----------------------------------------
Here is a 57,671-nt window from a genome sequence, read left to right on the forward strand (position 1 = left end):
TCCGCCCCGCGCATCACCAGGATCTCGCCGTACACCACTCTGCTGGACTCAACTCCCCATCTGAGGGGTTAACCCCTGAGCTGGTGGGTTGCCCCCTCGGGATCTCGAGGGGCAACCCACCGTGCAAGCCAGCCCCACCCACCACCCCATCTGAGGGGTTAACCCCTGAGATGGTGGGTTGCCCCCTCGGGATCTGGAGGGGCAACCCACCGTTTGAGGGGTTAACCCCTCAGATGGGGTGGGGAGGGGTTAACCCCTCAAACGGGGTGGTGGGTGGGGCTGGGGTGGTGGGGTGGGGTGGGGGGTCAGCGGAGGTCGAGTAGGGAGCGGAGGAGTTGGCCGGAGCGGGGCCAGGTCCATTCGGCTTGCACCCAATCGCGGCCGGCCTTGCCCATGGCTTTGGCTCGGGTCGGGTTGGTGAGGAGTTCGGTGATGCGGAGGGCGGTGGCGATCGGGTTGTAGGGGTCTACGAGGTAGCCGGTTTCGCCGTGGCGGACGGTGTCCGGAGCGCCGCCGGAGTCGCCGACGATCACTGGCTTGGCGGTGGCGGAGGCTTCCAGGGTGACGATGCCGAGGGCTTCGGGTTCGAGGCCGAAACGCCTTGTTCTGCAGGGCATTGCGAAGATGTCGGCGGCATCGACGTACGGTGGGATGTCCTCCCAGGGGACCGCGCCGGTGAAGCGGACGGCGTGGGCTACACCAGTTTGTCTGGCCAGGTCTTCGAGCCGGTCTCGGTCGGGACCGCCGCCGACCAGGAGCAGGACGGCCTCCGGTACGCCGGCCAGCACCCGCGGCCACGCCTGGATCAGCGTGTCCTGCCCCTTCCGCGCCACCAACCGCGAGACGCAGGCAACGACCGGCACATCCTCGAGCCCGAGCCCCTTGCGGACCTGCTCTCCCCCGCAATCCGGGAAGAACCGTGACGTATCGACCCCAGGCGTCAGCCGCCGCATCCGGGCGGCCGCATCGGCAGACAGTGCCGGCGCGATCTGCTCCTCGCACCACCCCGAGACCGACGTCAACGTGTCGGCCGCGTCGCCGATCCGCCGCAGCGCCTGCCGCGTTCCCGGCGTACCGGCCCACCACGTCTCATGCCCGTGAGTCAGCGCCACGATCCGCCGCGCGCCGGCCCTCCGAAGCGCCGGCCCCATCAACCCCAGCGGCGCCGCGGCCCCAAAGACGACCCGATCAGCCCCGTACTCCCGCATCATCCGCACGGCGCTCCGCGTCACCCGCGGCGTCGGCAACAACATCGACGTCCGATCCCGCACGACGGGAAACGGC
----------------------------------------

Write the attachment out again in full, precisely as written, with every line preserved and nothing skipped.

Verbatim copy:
Here is a 57,671-nt window from a genome sequence, read left to right on the forward strand (position 1 = left end):
TCCGCCCCGCGCATCACCAGGATCTCGCCGTACACCACTCTGCTGGACTCAACTCCCCATCTGAGGGGTTAACCCCTGAGCTGGTGGGTTGCCCCCTCGGGATCTCGAGGGGCAACCCACCGTGCAAGCCAGCCCCACCCACCACCCCATCTGAGGGGTTAACCCCTGAGATGGTGGGTTGCCCCCTCGGGATCTGGAGGGGCAACCCACCGTTTGAGGGGTTAACCCCTCAGATGGGGTGGGGAGGGGTTAACCCCTCAAACGGGGTGGTGGGTGGGGCTGGGGTGGTGGGGTGGGGTGGGGGGTCAGCGGAGGTCGAGTAGGGAGCGGAGGAGTTGGCCGGAGCGGGGCCAGGTCCATTCGGCTTGCACCCAATCGCGGCCGGCCTTGCCCATGGCTTTGGCTCGGGTCGGGTTGGTGAGGAGTTCGGTGATGCGGAGGGCGGTGGCGATCGGGTTGTAGGGGTCTACGAGGTAGCCGGTTTCGCCGTGGCGGACGGTGTCCGGAGCGCCGCCGGAGTCGCCGACGATCACTGGCTTGGCGGTGGCGGAGGCTTCCAGGGTGACGATGCCGAGGGCTTCGGGTTCGAGGCCGAAACGCCTTGTTCTGCAGGGCATTGCGAAGATGTCGGCGGCATCGACGTACGGTGGGATGTCCTCCCAGGGGACCGCGCCGGTGAAGCGGACGGCGTGGGCTACACCAGTTTGTCTGGCCAGGTCTTCGAGCCGGTCTCGGTCGGGACCGCCGCCGACCAGGAGCAGGACGGCCTCCGGTACGCCGGCCAGCACCCGCGGCCACGCCTGGATCAGCGTGTCCTGCCCCTTCCGCGCCACCAACCGCGAGACGCAGGCAACGACCGGCACATCCTCGAGCCCGAGCCCCTTGCGGACCTGCTCTCCCCCGCAATCCGGGAAGAACCGTGACGTATCGACCCCAGGCGTCAGCCGCCGCATCCGGGCGGCCGCATCGGCAGACAGTGCCGGCGCGATCTGCTCCTCGCACCACCCCGAGACCGACGTCAACGTGTCGGCCGCGTCGCCGATCCGCCGCAGCGCCTGCCGCGTTCCCGGCGTACCGGCCCACCACGTCTCATGCCCGTGAGTCAGCGCCACGATCCGCCGCGCGCCGGCCCTCCGAAGCGCCGGCCCCATCAACCCCAGCGGCGCCGCGGCCCCAAAGACGACCCGATCAGCCCCGTACTCCCGCATCATCCGCACGGCGCTCCGCGTCACCCGCGGCGTCGGCAACAACATCGACGTCCGATCCCGCACGACGGGAAACGGC